Washington Daylight Savings Time, Initiative 210 (1960)

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The Washington Daylight Savings Time Initiative, also known as Initiative 210, was on the November 8, 1960 ballot in Washington as an Initiative to the People, where it was approved. The measure established a state-wide daylight savings time from the last Sunday of April to the last Sunday of September.[1]

Election results

Washington Initiative 210 (1960)
ResultVotesPercentage
Approveda Yes 596,135 51.71%
No556,62348.29%

Election results via: Washington Secretary of State

Text of measure

The language appeared on the ballot as:[1]

AN ACT Providing that at two o'clock antemeridian Pacific Standard Time of the last Sunday in April each year the time of the State of Washington shall be advanced one hour, and at two o'clock antemeridian Pacific Standard Time of the last Sunday in September in each year the time of the State of Washington shall, by the retarding of one hour, be returned to Pacific Standard Time.[2]

Support

Arguments

The following reasons were given in support of Initiative 210 in the Washington 1960 Voters' Guide:[3]

ADD AN EXTRA HOUR OF DAYLIGHT TO THE ACTIVE PART OF YOUR DAY

JUST THINK OF THE ADVANTAGES of an extra hour of daylight at the active end of your day. Enjoy the gracious outdoor living offered by our wonderful State - swimming, boating, fishing, golf, after-work picnics, or perhaps a relaxing ride with the family really seeing our wondrous scenery. Dad will even have extra time to play or enjoy outdoor hobbies with the children, or get EXTRA yard work done. Just think, 154 more hours of daylight each year (an extra two-week vacation) with daylight saving time.

WASHINGTON STATE, AND YOU, WILL BENEFIT by a general increase in business. An extra hour of sun is an extra hour of fun for the tourist, and this means more tourist dollars for MOST communities. AND, our State, without daylight saving time, is limited to only four hours to do business with New York and the East, and this affects ALL business in the long run. Let's get in step with the rest of the nation. California and British Columbia have daylight saving, and Oregon is voting to adopt it this election.[2]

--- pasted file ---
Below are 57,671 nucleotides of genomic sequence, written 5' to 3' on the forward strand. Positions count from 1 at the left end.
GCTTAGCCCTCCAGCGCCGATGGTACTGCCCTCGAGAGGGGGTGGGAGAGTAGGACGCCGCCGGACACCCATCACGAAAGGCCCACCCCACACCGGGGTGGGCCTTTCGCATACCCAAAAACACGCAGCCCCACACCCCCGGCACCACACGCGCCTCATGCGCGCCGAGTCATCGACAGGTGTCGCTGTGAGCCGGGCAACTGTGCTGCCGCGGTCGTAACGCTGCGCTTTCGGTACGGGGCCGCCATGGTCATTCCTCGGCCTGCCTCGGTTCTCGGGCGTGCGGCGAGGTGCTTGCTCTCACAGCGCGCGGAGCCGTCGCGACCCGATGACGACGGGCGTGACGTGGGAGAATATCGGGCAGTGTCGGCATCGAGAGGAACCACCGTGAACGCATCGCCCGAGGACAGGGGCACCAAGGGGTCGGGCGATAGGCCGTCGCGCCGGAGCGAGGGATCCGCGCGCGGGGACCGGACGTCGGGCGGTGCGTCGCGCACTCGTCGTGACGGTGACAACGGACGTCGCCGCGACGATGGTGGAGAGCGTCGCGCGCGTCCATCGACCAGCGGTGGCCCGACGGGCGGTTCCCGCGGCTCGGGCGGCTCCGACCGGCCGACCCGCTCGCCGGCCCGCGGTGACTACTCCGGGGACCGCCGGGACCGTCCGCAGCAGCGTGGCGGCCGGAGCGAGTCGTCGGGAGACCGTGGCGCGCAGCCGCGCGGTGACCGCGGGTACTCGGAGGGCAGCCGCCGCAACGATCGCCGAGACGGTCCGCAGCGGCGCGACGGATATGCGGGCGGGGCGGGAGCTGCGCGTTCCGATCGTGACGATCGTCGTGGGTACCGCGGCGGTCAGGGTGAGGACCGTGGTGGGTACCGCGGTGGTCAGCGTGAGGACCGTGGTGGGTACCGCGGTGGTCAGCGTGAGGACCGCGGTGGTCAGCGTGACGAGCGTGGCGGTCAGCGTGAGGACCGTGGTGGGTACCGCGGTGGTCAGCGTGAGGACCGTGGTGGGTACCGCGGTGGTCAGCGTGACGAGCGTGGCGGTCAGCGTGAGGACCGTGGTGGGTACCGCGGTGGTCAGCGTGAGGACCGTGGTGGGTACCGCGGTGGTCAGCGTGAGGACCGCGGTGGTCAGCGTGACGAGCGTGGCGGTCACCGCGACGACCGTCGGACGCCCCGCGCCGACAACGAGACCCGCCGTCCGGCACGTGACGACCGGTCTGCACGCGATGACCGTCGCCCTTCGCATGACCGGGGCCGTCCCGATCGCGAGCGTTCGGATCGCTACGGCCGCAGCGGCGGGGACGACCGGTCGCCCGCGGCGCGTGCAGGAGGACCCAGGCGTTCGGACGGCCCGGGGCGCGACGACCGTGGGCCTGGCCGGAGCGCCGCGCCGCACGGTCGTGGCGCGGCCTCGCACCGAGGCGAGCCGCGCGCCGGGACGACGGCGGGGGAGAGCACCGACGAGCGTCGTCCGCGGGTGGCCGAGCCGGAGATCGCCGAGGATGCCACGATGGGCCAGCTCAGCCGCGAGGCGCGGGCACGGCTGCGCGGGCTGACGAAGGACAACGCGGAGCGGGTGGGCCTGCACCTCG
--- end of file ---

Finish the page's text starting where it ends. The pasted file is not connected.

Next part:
The arguments in favor of Initiative 210 were prepared by:[1]

  • Max D. Crittenden, State Chairman, Jaycees for Uniform Time Committee
  • Robert A. Stewart, Co-Chairman, Jaycees for Uniform Time Committee
  • Roger Schramm

Opposition

Arguments

The following reasons were given in opposition to Initiative 210 in the Washington 1960 Voters' Guide:[3]

DON'T BE MISLED ONLY 14 STATES HAVE STATEWIDE DAYLIGHT SAVING

A FEW CITIES IN 12 OTHER STATES ON LOCAL OPTION!

PLAIN TRUTHS

1. Farming, logging and many other industries would suffer heavy financial lost under Daylight Savings. DO NOT jeopardize jobs in Washington.

2. Children do not get their proper rest under Daylight Saving Time.

3. Seattle has 13 minutes more evening daylight under STANDARD TIME than Los Angeles has on DAYLIGHT SAVING TIME. What more do we need?

4. The State of Washington, in the past five years, has had a record increase in tourists - 20% since 1955 - with Standard Time. Tourists are not interested in time, their time is their own.

5. Washington voters have twice rejected Daylight Saving Time, in 1952 and 1954, by decisive margins. Don't let "The Playboys" wreck the economy of your State . . . VOTE NO on Daylight Saving Time.[2]

The arguments against Initiative 210 were prepared by:[1]

  • Leonard Zink, Washington State Dairyman's Federation
  • A. Lars Nelson, Master, Washington State Grange
  • Ed Heineman, Washington Horse Breeder's Association

Path to the ballot

Initiative 210 was filed on April 15, 1960. Signatures were submitted to qualify it for the ballot. The measure was placed on the ballot as provided for by the state constitution.[4]

Similar measures

See also

BP-Initials-UPDATED.png
Suggest a link

External links

References

  1. 1.0 1.1 1.2 1.3 Office of the Secretary of State, "1960 Voters Pamphlet," accessed September 9, 2013
  2. 2.0 2.1 2.2 Note: This text is quoted verbatim from the original source. Any inconsistencies are attributed to the original source.
  3. Cite error: Invalid <ref> tag; no text was provided for refs named votersguide
  4. Washington Secretary of State, "Initiatives to the People," accessed September 9, 2013